Hai, clearly frustrated, asked, “Where are the votes?” Jeff Probst said, “Let me get to it.” He explained that lost votes would usually be private, but thanks to the producers’ decision to flood the season with lost-vote penalties, they were going to have to scrap that. Oops.
A deadlocked vote, according to Survivor’s rules, means that either those who are voting—in this case, just Hai and Daniel—have to come to a unanimous agreement, or the two people who were targeted become immune and everyone else draws rocks, sending someone out of the game by random chance.
Daniel then did two spectacularly stupid things: He gave up his leverage, insisting he wouldn’t draw rocks, and then tried to blame Chanelle for everything, saying, “I was voting on your behalf.” What did he think he would gain from that?
“I can’t believe Daniel,” Chaelle said. “Snake.” Indeed.
What was impressive was Hai’s game play in that moment. He went from confused and annoyed to making a smart decision. Daniel said he didn’t want to go to a random rock draw; Hai refused to change his vote and said “I’m willing to draw rocks.”
Ultimately, Daniel changed his vote from Lydia to Jenny, and thus Jenny was out. While this really sucks for her, being in an alliance in which two of your members cannot vote is not exactly a strong alliance.
Hai comes out of that Tribal Council with a much stronger Ally in Lydia, and respect for his game play, while Daniel has just alienated his already annoyed alliance.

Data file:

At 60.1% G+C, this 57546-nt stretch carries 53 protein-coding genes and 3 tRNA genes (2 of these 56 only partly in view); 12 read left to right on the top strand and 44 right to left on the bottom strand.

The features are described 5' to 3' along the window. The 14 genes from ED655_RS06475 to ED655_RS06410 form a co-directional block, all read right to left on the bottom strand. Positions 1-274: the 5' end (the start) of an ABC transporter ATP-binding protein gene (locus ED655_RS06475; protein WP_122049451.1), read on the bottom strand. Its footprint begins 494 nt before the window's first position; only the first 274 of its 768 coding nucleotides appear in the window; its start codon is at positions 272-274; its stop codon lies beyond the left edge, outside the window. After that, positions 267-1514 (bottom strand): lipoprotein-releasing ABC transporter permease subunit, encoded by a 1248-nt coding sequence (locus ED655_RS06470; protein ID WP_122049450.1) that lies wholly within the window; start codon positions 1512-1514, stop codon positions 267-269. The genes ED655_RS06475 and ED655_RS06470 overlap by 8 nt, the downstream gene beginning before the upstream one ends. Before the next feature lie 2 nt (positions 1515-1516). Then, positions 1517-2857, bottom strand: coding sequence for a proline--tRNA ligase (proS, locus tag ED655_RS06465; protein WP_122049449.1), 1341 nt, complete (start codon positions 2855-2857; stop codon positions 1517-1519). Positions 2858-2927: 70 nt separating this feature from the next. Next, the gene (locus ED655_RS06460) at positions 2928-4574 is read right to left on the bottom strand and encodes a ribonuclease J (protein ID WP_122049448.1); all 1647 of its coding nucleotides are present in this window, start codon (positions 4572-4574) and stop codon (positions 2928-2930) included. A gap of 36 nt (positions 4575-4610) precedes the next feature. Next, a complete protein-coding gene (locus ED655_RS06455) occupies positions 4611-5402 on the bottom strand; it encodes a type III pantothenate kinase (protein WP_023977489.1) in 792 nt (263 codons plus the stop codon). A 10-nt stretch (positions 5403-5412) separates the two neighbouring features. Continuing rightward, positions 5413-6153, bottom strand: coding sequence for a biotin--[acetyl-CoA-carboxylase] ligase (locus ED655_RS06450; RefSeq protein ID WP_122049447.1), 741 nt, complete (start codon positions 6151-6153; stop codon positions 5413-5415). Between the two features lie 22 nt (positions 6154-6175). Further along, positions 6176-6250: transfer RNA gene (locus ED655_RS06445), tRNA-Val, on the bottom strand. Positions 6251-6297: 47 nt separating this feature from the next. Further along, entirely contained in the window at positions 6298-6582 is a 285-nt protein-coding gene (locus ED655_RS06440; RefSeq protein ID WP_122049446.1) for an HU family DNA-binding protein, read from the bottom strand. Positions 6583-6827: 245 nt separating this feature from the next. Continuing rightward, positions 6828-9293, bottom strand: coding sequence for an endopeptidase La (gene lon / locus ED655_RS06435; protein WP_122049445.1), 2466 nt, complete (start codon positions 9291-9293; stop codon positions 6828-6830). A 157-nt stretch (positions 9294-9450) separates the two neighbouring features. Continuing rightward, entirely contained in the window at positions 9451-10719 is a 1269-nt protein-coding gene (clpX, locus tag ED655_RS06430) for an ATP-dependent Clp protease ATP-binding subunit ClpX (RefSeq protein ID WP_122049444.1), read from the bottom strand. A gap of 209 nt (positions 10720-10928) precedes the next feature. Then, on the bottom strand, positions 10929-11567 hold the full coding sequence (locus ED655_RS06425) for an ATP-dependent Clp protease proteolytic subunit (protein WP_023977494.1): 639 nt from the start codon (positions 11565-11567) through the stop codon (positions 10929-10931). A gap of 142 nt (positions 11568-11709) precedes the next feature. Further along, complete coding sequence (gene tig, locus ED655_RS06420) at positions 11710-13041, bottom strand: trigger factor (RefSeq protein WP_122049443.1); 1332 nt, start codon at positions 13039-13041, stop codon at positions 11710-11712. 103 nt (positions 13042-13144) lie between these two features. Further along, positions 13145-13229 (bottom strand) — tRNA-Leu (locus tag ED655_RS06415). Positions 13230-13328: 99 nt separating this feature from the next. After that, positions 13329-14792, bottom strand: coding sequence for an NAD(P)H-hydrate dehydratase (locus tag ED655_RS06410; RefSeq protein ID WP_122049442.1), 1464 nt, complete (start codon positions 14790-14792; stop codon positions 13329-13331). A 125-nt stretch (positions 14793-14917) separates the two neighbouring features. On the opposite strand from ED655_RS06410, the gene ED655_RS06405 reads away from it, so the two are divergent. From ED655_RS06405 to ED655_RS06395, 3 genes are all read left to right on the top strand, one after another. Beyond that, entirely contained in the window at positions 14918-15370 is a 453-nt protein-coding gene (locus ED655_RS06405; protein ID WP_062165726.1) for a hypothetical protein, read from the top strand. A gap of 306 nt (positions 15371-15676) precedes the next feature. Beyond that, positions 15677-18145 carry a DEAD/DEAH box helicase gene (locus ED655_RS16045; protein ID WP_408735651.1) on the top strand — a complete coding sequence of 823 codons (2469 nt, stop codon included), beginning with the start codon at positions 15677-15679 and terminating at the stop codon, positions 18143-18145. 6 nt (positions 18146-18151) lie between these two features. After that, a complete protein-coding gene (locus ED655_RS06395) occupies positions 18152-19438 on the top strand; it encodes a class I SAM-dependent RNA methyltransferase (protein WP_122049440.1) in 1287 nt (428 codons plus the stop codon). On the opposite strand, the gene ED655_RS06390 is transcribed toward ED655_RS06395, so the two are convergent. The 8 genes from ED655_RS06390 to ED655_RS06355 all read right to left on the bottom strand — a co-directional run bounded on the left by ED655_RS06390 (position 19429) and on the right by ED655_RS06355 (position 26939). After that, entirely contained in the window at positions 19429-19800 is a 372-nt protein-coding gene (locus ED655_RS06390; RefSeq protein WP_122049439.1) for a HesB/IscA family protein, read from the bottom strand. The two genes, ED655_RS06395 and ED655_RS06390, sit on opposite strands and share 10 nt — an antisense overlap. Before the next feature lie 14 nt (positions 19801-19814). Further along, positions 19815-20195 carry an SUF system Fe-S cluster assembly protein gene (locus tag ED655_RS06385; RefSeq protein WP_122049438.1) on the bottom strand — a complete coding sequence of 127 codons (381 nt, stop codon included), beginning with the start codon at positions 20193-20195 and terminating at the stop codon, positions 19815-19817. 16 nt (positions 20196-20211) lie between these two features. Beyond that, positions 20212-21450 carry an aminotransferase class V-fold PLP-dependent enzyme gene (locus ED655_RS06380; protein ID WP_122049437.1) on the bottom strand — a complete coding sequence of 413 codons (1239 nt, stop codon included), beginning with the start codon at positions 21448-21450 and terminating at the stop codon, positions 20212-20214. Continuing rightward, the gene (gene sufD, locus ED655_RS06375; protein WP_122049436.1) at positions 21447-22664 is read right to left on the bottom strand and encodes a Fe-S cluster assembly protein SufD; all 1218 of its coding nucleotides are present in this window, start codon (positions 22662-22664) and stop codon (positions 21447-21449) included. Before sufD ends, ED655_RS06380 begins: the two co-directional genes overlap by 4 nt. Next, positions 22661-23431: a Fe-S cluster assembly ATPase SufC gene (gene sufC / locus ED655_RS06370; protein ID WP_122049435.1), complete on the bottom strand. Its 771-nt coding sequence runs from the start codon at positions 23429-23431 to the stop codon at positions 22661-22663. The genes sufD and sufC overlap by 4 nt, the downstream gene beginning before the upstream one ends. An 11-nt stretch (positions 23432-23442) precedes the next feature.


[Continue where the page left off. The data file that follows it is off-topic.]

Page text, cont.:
It was a chaotic Tribal Council, but a good sort of chaos, because it was ultimately fueled by relationships, even if the catalyst were the advantages.
Speaking of chaos, let’s talk about the immunity/reward challenge.
The Survivor 42 episode three immunity challenge began with the season’s first reading of the idiotic phrase, which Maryanne handled with aplomb.
Maryanne also created some intrigue when she explained that she’s watched all of Survivor except six episodes of Survivor: Tocantins. Why just six episodes of that season? Thankfully, she quickly solved the mystery for us on Twitter.
The challenge itself began in the water, where it was very turbulent and waves kept crashing in.
Jeff Probst, helpful as always, narrated individual waves and explained, in real time, what current is (“You are already fighting water that wants to move you in a direction you may not want to go”; “The water is moving everybody off the course”).
The Taku tribe completed the challenge, thanks to Jonathan swimming the ladder, and then his tribemates in. “I’ve seen a lot of challenges. I’ve rarely seen an individual performance like that,” Jeff Probst told Jonathan later. While it’s not rare for Jeff Probst to heap praise on a white man, he was absolutely right in this case: Jonathan’s performance was impressive.
The other two tribes couldn’t even get their ladders aloft in the waves, and so Probst called them in. “Due to no lack of effort on your part, this is not getting easier. We’re going to retrieve your keys,” he said, declaring “never done this in the history of Survivor.”
Two crew members swam out and retrieved the keys with a pole, and then the challenge resumed from the beach, with the Ika tribe taking the win.
“It is one of the most turbulent days we have ever seen on Survivor,” Probst said, and Tribal Council had not even yet begun.